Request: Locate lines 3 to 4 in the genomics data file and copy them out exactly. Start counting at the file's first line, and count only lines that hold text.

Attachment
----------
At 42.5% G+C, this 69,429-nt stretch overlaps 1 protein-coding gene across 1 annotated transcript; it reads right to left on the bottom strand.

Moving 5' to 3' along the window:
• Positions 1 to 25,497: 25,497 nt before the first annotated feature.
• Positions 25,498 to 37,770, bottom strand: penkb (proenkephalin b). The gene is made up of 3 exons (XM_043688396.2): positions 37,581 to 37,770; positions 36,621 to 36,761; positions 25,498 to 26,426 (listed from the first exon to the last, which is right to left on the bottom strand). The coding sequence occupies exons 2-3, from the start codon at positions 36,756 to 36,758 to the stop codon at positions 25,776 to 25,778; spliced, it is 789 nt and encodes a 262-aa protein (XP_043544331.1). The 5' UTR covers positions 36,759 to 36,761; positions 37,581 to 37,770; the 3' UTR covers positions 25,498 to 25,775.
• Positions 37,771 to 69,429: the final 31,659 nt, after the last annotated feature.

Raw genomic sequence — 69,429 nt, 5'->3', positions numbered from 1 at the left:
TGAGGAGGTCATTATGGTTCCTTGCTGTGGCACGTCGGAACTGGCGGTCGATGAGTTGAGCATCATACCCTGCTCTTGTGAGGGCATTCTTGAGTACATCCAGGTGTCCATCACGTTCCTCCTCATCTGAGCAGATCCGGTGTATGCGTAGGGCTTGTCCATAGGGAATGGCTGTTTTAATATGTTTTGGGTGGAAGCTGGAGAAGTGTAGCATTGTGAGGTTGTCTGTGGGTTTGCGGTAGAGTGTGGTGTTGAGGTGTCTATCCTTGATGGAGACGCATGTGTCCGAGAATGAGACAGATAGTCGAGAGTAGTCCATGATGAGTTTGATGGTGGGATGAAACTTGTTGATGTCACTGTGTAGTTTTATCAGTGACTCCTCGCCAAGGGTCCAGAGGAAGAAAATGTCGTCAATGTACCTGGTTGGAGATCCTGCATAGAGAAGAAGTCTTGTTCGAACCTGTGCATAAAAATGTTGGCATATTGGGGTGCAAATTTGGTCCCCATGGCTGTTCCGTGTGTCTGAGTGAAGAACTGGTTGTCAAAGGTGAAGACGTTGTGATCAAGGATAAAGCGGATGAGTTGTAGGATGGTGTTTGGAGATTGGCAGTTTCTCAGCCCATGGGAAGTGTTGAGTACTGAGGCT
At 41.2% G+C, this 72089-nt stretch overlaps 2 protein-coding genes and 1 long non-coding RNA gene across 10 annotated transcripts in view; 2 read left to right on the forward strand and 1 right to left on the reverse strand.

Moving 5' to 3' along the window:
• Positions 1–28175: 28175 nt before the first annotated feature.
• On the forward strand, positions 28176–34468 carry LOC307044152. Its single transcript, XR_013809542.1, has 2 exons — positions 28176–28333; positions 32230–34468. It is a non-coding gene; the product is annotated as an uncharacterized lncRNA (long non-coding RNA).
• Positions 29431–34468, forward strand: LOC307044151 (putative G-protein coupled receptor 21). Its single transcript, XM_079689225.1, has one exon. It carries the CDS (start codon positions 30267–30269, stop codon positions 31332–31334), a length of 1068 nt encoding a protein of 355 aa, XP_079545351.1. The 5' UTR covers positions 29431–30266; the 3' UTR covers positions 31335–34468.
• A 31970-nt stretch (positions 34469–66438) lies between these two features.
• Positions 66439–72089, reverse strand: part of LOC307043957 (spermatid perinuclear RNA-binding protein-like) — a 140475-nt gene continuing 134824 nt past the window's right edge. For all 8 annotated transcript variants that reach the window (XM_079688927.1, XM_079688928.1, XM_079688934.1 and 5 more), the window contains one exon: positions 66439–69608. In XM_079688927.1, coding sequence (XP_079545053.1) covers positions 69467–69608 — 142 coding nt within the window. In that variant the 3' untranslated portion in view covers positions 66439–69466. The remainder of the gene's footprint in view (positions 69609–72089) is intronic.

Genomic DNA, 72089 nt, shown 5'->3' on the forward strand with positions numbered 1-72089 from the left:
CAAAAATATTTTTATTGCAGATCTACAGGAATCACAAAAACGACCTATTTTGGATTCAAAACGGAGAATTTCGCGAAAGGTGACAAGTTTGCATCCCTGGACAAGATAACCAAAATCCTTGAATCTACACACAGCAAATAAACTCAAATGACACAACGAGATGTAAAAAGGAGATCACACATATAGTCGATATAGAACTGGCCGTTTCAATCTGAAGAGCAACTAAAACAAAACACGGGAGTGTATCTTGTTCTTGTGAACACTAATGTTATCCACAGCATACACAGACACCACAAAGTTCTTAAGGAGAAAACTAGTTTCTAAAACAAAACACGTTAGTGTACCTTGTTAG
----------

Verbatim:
• Positions 1 to 25,497: 25,497 nt before the first annotated feature.
• Positions 25,498 to 37,770, bottom strand: penkb (proenkephalin b). The gene is made up of 3 exons (XM_043688396.2): positions 37,581 to 37,770; positions 36,621 to 36,761; positions 25,498 to 26,426 (listed from the first exon to the last, which is right to left on the bottom strand). The coding sequence occupies exons 2-3, from the start codon at positions 36,756 to 36,758 to the stop codon at positions 25,776 to 25,778; spliced, it is 789 nt and encodes a 262-aa protein (XP_043544331.1). The 5' UTR covers positions 36,759 to 36,761; positions 37,581 to 37,770; the 3' UTR covers positions 25,498 to 25,775.